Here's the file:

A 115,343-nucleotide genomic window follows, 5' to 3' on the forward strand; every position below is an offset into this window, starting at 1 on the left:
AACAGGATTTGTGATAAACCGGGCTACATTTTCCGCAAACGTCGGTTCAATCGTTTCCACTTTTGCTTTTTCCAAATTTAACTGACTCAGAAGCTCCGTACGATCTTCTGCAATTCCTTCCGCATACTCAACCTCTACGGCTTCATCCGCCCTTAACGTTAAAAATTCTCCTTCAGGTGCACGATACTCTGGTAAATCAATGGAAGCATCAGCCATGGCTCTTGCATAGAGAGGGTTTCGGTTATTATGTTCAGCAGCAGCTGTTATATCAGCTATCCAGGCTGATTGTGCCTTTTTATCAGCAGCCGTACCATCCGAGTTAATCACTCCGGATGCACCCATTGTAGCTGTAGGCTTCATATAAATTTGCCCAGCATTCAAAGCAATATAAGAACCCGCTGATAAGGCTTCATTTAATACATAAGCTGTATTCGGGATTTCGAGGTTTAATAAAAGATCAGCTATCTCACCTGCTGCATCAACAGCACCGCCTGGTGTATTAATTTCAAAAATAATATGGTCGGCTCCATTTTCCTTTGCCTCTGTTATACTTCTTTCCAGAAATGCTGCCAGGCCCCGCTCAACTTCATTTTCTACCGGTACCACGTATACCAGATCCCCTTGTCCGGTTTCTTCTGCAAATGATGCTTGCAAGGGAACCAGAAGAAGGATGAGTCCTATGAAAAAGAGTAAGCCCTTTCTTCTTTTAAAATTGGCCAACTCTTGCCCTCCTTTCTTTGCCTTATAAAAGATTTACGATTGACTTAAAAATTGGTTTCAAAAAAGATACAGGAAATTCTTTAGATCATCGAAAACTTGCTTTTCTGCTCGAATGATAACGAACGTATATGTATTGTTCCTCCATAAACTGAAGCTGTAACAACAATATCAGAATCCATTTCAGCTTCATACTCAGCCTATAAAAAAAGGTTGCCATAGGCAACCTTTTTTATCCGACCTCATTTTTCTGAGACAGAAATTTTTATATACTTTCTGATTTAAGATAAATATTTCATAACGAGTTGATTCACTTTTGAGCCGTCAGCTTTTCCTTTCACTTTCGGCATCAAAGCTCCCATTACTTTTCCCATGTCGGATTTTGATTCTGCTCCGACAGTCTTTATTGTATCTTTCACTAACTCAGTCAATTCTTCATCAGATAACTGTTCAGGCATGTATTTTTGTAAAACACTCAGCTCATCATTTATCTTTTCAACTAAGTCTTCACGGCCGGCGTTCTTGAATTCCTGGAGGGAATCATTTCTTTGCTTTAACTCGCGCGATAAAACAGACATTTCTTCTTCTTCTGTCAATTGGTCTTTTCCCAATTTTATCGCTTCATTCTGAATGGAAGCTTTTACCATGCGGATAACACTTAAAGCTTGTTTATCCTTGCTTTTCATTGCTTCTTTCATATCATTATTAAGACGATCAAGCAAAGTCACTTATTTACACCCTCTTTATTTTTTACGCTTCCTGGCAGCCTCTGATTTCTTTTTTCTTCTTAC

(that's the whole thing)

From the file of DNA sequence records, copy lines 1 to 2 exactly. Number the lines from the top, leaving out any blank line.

A 115,343-nucleotide genomic window follows, 5' to 3' on the forward strand; every position below is an offset into this window, starting at 1 on the left:
AACAGGATTTGTGATAAACCGGGCTACATTTTCCGCAAACGTCGGTTCAATCGTTTCCACTTTTGCTTTTTCCAAATTTAACTGACTCAGAAGCTCCGTACGATCTTCTGCAATTCCTTCCGCATACTCAACCTCTACGGCTTCATCCGCCCTTAACGTTAAAAATTCTCCTTCAGGTGCACGATACTCTGGTAAATCAATGGAAGCATCAGCCATGGCTCTTGCATAGAGAGGGTTTCGGTTATTATGTTCAGCAGCAGCTGTTATATCAGCTATCCAGGCTGATTGTGCCTTTTTATCAGCAGCCGTACCATCCGAGTTAATCACTCCGGATGCACCCATTGTAGCTGTAGGCTTCATATAAATTTGCCCAGCATTCAAAGCAATATAAGAACCCGCTGATAAGGCTTCATTTAATACATAAGCTGTATTCGGGATTTCGAGGTTTAATAAAAGATCAGCTATCTCACCTGCTGCATCAACAGCACCGCCTGGTGTATTAATTTCAAAAATAATATGGTCGGCTCCATTTTCCTTTGCCTCTGTTATACTTCTTTCCAGAAATGCTGCCAGGCCCCGCTCAACTTCATTTTCTACCGGTACCACGTATACCAGATCCCCTTGTCCGGTTTCTTCTGCAAATGATGCTTGCAAGGGAACCAGAAGAAGGATGAGTCCTATGAAAAAGAGTAAGCCCTTTCTTCTTTTAAAATTGGCCAACTCTTGCCCTCCTTTCTTTGCCTTATAAAAGATTTACGATTGACTTAAAAATTGGTTTCAAAAAAGATACAGGAAATTCTTTAGATCATCGAAAACTTGCTTTTCTGCTCGAATGATAACGAACGTATATGTATTGTTCCTCCATAAACTGAAGCTGTAACAACAATATCAGAATCCATTTCAGCTTCATACTCAGCCTATAAAAAAAGGTTGCCATAGGCAACCTTTTTTATCCGACCTCATTTTTCTGAGACAGAAATTTTTATATACTTTCTGATTTAAGATAAATATTTCATAACGAGTTGATTCACTTTTGAGCCGTCAGCTTTTCCTTTCACTTTCGGCATCAAAGCTCCCATTACTTTTCCCATGTCGGATTTTGATTCTGCTCCGACAGTCTTTATTGTATCTTTCACTAACTCAGTCAATTCTTCATCAGATAACTGTTCAGGCATGTATTTTTGTAAAACACTCAGCTCATCATTTATCTTTTCAACTAAGTCTTCACGGCCGGCGTTCTTGAATTCCTGGAGGGAATCATTTCTTTGCTTTAACTCGCGCGATAAAACAGACATTTCTTCTTCTTCTGTCAATTGGTCTTTTCCCAATTTTATCGCTTCATTCTGAATGGAAGCTTTTACCATGCGGATAACACTTAAAGCTTGTTTATCCTTGCTTTTCATTGCTTCTTTCATATCATTATTAAGACGATCAAGCAAAGTCACTTATTTACACCCTCTTTATTTTTTACGCTTCCTGGCAGCCTCTGATTTCTTTTTTCTTCTTAC